Course highlights: Nutrition in the Community and Medical Nutrition Therapy II

June 19, 2018

To highlight the exceptional undergraduate courses offered by the Department of Nutritional Sciences and Toxicology, two courses are featured below, Nutrition in the Community and Medical Nutrition Therapy II. These classes help prepare students in NST’s undergraduate specializations—Physiology & Metabolism (Metabolic Biology), and Dietetics and Toxicology—become practitioners and leaders in the field of nutritional sciences.

Medical Nutrition Therapy II  

Nutrition is an integral part of patient care. Registered Dietitians provide evidence-based medical nutrition therapy to patients, including counseling to encourage behavioral changes and connecting patients and family members to a variety of food and nutrition-related resources. Being able to help patients learn to prepare healthful meals and snacks in the setting of a specific medical condition is an essential skill required for successful patient care outcomes.

three side-by-side photos of student cooking and preparing meals

Students in Medical Nutrition Therapy II created meals to serve a variety of nutritional needs as they prepare to become registered dietitians. Photo credit: Mary Lesser.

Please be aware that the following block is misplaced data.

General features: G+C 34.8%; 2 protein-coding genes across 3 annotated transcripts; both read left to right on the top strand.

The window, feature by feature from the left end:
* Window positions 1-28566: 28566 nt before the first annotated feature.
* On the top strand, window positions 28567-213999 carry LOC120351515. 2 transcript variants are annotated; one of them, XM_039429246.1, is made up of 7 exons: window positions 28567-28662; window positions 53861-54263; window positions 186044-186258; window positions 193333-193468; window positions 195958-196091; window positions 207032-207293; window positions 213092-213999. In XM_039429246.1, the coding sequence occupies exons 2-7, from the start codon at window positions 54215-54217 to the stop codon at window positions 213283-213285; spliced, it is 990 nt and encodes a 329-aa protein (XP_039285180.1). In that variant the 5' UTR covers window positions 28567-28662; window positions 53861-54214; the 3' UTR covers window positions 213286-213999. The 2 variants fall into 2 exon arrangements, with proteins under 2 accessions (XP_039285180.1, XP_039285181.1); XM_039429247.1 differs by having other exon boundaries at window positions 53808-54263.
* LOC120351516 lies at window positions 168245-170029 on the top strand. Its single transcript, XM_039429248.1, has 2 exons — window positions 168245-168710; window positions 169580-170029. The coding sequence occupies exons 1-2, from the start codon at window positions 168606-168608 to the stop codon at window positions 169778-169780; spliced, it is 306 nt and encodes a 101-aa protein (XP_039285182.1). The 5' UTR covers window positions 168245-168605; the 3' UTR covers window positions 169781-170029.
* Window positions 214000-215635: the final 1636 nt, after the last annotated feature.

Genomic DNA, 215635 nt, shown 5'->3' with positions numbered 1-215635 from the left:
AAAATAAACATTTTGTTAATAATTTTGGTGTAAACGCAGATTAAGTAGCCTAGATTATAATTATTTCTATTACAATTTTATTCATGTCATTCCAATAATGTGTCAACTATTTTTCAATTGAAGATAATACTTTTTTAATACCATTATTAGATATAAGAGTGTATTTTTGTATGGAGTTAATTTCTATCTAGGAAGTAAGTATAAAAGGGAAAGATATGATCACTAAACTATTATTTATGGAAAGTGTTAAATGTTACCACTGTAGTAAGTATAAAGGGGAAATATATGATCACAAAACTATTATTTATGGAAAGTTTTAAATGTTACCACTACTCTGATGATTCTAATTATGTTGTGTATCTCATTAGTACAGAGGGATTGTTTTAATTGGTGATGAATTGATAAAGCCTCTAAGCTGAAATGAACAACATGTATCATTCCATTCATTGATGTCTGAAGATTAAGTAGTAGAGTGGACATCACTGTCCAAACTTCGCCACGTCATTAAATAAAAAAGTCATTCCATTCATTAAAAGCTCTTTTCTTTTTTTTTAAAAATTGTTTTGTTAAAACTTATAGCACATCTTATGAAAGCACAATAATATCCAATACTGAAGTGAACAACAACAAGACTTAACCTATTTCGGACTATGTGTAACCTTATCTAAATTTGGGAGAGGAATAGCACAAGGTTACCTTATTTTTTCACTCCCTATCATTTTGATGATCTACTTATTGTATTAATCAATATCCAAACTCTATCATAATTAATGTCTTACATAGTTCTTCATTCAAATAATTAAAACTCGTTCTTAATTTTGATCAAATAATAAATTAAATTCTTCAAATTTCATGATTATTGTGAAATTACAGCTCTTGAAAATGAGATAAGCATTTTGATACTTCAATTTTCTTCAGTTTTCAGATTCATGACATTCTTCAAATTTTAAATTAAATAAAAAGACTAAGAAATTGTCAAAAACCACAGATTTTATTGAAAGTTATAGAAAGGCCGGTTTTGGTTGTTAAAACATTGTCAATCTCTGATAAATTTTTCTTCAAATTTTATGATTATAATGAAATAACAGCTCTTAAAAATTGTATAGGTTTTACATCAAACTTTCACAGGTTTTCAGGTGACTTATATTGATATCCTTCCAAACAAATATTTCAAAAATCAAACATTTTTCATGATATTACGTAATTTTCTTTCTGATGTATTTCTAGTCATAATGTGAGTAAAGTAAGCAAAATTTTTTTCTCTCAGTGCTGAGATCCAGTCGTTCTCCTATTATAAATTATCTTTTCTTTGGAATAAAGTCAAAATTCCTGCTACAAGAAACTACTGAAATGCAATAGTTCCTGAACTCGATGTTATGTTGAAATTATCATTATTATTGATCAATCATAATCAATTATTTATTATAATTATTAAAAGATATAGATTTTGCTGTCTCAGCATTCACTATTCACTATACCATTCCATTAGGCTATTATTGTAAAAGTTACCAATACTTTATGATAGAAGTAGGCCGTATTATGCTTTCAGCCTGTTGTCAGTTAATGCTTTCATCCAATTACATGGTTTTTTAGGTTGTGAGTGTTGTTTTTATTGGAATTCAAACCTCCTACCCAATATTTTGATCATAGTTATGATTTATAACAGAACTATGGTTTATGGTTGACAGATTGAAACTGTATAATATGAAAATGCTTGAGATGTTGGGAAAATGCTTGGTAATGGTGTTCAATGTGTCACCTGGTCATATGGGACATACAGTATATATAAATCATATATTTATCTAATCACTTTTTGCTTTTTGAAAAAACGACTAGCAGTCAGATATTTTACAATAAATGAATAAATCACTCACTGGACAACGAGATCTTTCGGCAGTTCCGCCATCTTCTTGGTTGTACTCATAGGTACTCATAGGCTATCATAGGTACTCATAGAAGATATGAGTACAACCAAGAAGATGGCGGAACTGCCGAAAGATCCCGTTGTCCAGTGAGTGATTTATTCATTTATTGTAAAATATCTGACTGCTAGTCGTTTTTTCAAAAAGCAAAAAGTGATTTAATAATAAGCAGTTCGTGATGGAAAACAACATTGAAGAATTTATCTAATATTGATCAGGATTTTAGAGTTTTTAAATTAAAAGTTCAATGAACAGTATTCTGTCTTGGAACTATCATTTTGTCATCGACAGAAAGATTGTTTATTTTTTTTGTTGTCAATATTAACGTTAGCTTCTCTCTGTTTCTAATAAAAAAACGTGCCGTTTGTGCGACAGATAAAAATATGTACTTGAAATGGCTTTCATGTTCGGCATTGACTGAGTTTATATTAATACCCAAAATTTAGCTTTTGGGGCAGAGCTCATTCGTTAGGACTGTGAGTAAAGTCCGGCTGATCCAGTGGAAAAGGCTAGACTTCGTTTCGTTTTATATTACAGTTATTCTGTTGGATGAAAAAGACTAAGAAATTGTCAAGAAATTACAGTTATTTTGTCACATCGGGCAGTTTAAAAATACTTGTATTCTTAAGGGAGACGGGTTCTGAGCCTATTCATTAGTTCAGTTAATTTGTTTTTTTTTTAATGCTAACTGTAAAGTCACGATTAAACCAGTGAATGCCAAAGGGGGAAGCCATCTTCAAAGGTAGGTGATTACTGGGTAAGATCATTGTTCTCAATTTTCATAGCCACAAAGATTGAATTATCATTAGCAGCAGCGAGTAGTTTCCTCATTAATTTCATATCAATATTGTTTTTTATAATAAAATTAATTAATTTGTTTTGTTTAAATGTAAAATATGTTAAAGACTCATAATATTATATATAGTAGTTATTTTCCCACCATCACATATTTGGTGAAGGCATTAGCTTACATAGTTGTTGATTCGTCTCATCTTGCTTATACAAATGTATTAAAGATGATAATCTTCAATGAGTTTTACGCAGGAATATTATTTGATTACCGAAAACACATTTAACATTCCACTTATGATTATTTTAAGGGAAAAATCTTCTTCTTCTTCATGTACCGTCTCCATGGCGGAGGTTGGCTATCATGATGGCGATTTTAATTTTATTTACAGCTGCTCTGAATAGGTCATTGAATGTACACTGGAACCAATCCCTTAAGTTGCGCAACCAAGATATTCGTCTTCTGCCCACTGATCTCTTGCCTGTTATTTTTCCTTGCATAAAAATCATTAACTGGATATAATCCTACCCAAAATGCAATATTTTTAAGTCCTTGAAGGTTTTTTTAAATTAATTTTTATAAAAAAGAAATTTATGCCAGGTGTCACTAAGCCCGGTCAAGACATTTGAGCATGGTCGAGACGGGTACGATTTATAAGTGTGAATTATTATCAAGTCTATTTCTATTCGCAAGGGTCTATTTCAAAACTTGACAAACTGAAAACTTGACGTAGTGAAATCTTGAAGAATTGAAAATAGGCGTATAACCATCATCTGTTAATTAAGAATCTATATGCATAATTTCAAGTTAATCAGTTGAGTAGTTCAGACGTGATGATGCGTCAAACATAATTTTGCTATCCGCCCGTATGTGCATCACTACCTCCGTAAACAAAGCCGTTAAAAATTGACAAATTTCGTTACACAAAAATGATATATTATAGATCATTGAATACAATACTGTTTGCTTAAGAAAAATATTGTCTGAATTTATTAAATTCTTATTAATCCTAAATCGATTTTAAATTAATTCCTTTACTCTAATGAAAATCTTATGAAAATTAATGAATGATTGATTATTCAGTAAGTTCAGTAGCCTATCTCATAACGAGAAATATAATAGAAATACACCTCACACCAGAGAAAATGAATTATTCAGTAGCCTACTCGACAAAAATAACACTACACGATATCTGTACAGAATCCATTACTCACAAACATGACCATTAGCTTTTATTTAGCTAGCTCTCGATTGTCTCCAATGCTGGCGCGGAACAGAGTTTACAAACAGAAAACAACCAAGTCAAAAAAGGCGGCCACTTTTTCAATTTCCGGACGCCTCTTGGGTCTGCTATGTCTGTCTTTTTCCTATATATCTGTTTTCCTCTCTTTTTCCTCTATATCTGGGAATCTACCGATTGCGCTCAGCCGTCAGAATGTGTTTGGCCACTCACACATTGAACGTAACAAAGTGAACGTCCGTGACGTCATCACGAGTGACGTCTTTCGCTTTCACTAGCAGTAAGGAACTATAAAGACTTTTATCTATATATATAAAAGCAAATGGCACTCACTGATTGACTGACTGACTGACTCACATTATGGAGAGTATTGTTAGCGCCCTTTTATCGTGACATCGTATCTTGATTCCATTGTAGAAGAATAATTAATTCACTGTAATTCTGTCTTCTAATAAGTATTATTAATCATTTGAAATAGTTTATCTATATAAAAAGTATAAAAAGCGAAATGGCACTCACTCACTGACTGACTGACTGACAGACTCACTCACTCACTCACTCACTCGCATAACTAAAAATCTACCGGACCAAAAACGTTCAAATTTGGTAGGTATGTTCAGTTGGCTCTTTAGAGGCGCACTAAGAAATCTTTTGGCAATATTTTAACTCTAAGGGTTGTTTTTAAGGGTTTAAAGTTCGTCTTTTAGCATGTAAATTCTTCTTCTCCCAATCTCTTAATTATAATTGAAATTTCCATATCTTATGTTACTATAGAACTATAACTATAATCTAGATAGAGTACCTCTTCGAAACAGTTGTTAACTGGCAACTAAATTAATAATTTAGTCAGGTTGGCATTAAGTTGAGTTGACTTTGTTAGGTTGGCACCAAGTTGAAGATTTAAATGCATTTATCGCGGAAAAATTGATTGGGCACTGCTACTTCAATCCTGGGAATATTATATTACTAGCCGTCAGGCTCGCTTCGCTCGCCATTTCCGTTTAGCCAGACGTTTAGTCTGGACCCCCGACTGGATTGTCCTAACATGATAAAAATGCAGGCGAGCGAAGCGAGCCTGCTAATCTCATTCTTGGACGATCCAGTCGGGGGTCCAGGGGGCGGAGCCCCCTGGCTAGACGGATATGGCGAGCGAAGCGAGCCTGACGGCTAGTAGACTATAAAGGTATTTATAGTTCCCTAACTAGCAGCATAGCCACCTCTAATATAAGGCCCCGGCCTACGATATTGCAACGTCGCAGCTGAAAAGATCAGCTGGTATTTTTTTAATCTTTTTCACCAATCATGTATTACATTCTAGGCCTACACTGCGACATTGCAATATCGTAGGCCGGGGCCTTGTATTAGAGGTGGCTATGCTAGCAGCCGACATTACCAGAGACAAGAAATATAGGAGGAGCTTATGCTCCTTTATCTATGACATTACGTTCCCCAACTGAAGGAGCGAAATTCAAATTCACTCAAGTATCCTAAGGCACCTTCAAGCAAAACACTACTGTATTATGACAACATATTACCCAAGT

Students enrolled in the Medical Nutrition Therapy  course form groups and utilize the Cal Teaching Kitchen to design, prepare, and serve one meal for a patient based on the medical nutrition therapy guidelines required for a specific disease state. For the past two years, students have created and prepared nutritious, affordable, and delicious meals and snacks for patients with irritable bowel syndrome, type 1 diabetes, cirrhosis of the liver, renal disease requiring dialysis, chronic obstructive pulmonary disease, and esophageal cancer requiring surgery and radiation. 

Nutrition in the Community

Offered every fall semester,  students enrolled in the Nutrition in the Community class create motivational social marketing campaigns to increase awareness of nutritional issues or influence positive behavior change.

To launch their social media campaigns, students are asked to identify areas in which they would like to see a positive change in health behaviors or outcomes around the UC Berkeley campus. Last fall, the top four most popular items provided by the students were:

  • Sharing affordable food options on or around campus
  • Increasing physical activity opportunities
  • Promoting awareness of and locations for food preparation
  • Stronger marketing to help spread the word about healthier eating options

Students then formed groups and signed up for one of the four topics to create and present a social marketing campaign to encourage healthy behavior. Once each project was complete, the class rated the presentations based on quality and potential efficacy. The following groups/presentations received the highest scores from the class for each of the topics:

Visit the Berkeley Academic Guide to enroll in future sections of these courses.